So where are we off to next? There are a lot of exciting stops on our roadmap, from state launches to helpful new app features. If you are currently a Metromile customer, we could not have gotten here without you, so we thank you all for your support. And if you aren’t currently a customer and don’t drive much, you can learn more about our innovative pay-per-mile insurance offering here!

Pay-per-mile Car Insurance in the Spotlight

Have you heard the news? There’s been a lot of TV coverage lately about how much money Metromile’s pay-per-mile car insurance offering is saving low-mileage drivers, and we wanted to share the highlights with the whole Metromile community. Below is a segment that aired on CBS Philadelphia, featuring our fearless leader (aka CEO), Dan Preston, and a happy customer who is saving $90 per month on car insurance after switching to Metromile.

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The customer, Adam VanCuren, was paying a hefty car insurance bill when he wasn’t even driving much. Since he works from home, his car usually just sits outside his house. Now that Metromile’s per-mile insurance offering is available in Pennsylvania (among other states), Adam could save $1,000 this year since his monthly bill is based on the miles he drives (or doesn’t drive).

A similar segment also aired in ChicagoPittsburgh and San Francisco, and we expect that the per-mile insurance revolution will continue to gain momentum as its affordability (and fairness) is proven. Are you a happy Metromiler and want a chance to bask in the spotlight yourself? Drop us a line at stories@metromile.com so we can contact you if we have the opportunity to share customer stories!

Shift Gears on Bike to Work Day

If you’ve toyed with the idea of biking to work, now is the time to take off those (hypothetical) training wheels. Today, cities across the US are celebrating Bike to Work Day, an occasion that illuminates the benefits of biking to work. Even one day per week of biking to work can have a significant impact in reducing your carbon footprint. Did you know a 4-mile bike commute keeps 15lbs of pollution out of the air?

Here at Metromile, we joined in the fun by sprinkling bike seat covers across San Francisco and hosting a refreshment station outside of our office to refuel and reward bikers joining the cause. Per usual, our swag wheel was a hit!

Bike to Work

Although the name might suggest the contrary, Bike to Work Day isn’t just about biking on one single day. The ultimate purpose of the event is to show the community just how easy and sustainable it is to bike to work. Many of the cities participating in Bike to Work Day already have dedicated bike lanes, and chances are your office has some sort of bike parking available. If you are a Metromile per-mile insurance customer, biking to work can also save you money because the less you drive, the more you save. And if you aren’t a customer, now is the time to make the switch!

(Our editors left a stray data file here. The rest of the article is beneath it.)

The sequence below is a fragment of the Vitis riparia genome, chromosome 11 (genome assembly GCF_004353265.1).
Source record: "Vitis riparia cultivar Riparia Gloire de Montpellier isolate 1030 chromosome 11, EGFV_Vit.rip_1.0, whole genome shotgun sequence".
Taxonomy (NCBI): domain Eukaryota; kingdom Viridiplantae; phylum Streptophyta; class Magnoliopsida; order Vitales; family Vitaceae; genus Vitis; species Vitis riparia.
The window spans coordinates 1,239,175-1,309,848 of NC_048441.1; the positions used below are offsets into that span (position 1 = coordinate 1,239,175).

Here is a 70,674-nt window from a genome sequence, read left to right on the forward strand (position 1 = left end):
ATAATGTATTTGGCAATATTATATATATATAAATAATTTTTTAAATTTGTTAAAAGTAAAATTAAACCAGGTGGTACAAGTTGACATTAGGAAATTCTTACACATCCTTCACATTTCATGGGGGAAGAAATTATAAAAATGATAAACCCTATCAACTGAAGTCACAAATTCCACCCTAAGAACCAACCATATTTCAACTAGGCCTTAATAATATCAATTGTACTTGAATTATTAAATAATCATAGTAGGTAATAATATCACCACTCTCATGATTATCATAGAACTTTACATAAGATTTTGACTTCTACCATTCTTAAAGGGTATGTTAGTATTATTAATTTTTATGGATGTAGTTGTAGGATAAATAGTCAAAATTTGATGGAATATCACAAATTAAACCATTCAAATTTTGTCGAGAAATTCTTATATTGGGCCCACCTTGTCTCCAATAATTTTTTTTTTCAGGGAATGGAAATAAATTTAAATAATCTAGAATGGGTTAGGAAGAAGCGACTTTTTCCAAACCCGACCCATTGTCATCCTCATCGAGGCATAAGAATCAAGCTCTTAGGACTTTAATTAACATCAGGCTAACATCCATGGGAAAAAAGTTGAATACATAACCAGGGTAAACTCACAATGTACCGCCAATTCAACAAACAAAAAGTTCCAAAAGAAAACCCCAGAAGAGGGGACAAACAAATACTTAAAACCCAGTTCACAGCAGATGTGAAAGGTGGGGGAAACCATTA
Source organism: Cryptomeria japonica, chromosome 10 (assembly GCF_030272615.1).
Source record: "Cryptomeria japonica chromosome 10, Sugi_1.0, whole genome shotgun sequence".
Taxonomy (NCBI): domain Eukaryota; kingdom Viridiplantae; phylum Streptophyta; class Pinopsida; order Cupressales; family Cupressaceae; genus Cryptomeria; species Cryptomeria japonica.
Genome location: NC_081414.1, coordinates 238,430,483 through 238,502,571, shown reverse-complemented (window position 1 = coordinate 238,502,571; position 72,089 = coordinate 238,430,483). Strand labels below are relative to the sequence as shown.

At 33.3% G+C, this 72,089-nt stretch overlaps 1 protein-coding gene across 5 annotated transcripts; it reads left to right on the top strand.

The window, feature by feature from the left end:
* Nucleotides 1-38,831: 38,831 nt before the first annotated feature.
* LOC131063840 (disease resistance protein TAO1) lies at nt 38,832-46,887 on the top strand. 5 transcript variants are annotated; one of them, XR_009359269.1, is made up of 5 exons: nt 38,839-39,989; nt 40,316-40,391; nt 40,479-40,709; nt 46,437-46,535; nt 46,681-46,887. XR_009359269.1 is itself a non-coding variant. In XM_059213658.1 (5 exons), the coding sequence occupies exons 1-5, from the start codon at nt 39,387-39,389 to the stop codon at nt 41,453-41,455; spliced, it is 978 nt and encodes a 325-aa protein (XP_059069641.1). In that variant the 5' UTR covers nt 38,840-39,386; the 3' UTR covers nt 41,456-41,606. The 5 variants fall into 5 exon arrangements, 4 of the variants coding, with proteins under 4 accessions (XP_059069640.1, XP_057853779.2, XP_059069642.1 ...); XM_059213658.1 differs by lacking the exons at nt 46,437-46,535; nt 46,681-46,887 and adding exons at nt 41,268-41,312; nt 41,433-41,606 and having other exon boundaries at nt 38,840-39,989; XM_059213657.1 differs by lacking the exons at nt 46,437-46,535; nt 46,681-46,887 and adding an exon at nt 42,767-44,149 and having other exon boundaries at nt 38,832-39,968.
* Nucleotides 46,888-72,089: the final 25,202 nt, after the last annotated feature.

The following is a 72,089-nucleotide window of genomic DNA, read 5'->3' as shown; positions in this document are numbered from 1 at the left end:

Beat the Traffic: How Does Your City Rank?

 

Metromile app users in Los Angeles spend an average of six hours per week in their cars. And a new study from TomTom finds that coincidentally (or not coincidentally) LA is the most congested city in the US and the 10th most congested city in the world. So what does that mean for your commute? And more importantly, what can we do to reduce all of this congestion?

LA has a 40% increase in overall travel time compared to what TomTom classifies as “free flow”, which means driving without any congestion. Other major west coast cities are up there too: SF at 34%, Seattle at 31% and Portland at 26%. All of these cities have more traffic on local roads versus highways. Interestingly, all of these cities also have about a 15-25% increase from morning peak hours to night peak hours. Portland has a 35% increase in travel time in the morning but jumps up to a 61% increase in the evening. Meaning, your morning commute might not be that bad, but be prepared for some evening gridlock.

Beat Traffic

So what is the takeaway from all of this data? Do whatever you can to drive less. Nearly all of these cities have great public transit systems, and many are focusing on making their roads more bike friendly. A national Bike to Work Week (which happens to be next week!) is also helping to raise awareness. And if you do need a car to get to work, try to avoid commuting during peak evening hours.

Here at Metromile, we believe that pay-per-mile insurance incentivizes people to drive less, therefore removing cars from the road. While we are currently seeing that our LA app users spend six hours per week in their cars, our per-mile insurance customers are averaging four and a half hours. If you only get charged for the miles you drive, there’s more reason to find alternative transportation methods, like biking or taking the train. Fewer cars on the road results in less traffic, which means less commuting time for people that do have to drive!

Want to see how much you could save with per-mile insurance? Learn more here!